1885 The couple moved into Max Gate and Hardy began The Woodlanders, published on both sides of the Atlantic in 1887. Hardy then wrote many short stories.
1891 Tess of the d’Urbervilles was published in the UK and America amidst much protest and criticism. This put additional strain on his marriage and having completed the serialised The Well-Beloved Hardy then began work on Jude the Obscure.
1895 Jude was published. So bitter was the criticism that Hardy turned to writing poetry. He had always considered verse to be ‘the better part of me’
1897 Hardy wrote and revised poems for his first collection ‘Wessex Poems’ Continued interest in the Napoleonic Wars led to the epic poem The Dynasts.
1910 Thomas Hardy was bestowed with The Order of Merit.
1912 Emma Hardy died. Full of guilt and remorse Hardy wrote some of his finest love poetry in her memory.
1914 Hardy married his long time secretary, Florence Dugdale. He continued to write verse and to entertain luminaries at Max Gate.
1928 Thomas Hardy died. His ashes were placed at Poets Corner, Westminster Abbey and his heart in Emma’s grave in Stinsford Church
For more information about Thomas Hardy and events held in Dorset please visit Thomas Hardy Society
Dorset skipped the industrial revolution which at the time meant that the county was less wealthy by comparison with many other industrial counties in England. Although ironically it was this that kept Dorset as a rural idyll which remains largely unspoilt to this day.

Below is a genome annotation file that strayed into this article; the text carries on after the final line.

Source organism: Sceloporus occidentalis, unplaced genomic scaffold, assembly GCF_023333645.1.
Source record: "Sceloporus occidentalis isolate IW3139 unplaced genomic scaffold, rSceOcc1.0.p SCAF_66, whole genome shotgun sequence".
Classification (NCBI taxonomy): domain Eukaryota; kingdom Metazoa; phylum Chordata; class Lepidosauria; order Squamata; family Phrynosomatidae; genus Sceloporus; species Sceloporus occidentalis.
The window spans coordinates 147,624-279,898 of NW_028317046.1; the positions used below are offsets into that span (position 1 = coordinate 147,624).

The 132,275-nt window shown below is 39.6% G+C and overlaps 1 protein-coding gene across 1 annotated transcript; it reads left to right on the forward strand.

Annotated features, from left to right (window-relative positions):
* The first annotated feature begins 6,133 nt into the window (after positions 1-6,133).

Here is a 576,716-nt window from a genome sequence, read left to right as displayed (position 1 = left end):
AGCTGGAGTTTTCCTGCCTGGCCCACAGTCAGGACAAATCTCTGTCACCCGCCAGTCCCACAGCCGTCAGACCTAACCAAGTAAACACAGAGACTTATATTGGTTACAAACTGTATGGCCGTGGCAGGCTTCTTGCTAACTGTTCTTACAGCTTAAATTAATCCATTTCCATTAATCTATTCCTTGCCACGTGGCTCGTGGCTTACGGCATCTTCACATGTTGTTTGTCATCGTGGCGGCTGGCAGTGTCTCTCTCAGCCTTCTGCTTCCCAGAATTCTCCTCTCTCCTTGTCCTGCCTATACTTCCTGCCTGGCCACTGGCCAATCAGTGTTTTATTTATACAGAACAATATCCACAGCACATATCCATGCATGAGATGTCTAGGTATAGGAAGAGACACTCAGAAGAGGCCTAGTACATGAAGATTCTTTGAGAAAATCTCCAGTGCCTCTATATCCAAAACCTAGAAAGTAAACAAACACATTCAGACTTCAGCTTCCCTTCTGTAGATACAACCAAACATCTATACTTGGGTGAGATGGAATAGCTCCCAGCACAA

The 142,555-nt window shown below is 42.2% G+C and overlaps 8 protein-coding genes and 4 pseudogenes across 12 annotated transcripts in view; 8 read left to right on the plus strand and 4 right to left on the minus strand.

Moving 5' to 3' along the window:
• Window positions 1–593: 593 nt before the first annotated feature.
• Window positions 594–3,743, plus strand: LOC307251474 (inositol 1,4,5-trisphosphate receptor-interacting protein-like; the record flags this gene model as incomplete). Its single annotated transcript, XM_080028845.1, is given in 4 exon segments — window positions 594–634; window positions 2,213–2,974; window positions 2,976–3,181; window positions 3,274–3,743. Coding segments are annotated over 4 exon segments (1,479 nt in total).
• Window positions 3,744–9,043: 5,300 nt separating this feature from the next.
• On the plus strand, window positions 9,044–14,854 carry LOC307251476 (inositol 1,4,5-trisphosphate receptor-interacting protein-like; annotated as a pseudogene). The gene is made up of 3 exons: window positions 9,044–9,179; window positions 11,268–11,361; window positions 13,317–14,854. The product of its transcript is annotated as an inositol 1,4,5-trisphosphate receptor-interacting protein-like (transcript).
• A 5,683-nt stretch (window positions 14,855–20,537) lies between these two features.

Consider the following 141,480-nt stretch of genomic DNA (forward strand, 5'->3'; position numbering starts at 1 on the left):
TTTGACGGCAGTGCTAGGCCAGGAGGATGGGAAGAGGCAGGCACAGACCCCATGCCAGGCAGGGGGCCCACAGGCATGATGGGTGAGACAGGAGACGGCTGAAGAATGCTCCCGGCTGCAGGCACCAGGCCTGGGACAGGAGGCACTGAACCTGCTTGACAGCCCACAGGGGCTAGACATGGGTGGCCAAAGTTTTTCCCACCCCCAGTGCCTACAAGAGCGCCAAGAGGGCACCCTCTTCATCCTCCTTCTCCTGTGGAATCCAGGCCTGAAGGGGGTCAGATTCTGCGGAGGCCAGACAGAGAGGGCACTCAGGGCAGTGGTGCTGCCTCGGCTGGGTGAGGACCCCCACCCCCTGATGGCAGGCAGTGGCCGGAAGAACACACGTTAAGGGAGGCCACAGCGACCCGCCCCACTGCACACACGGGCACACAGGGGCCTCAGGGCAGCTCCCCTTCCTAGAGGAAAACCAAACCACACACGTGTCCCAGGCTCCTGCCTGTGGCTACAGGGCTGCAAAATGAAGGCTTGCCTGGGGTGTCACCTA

Along the coast where the ‘black economy’ thrived Smuggling was particularly rife.
Among many one of the most famous was Isaac Gulliver (1745-1822) whose gang ran 15 Tuggers from the continent to the Dorset coast running gin, lace, silk and tea and ran operations from Poole in the East to Lyme Regis in the West.
The Georgian period also saw a renaissance in Dorset as George III liked to visit Weymouth and it became a fashionable tourist destination and tourism remains a very important part of the modern Dorset economy.
Dorset played a very significant contribution to the two World Wars in the 20th Century with the Lulworth army range opening in 1916 and the sequestration of Tyneham village in 1943 to extend the range.
With preparations for D Day in Poole or the testing of Barnes Wallace’s bouncing bomb on the Fleet.
Dorset has played a pivotal role in the history of England since the dawn of time and it’s all here waiting for you to explore and discover its wonderful history.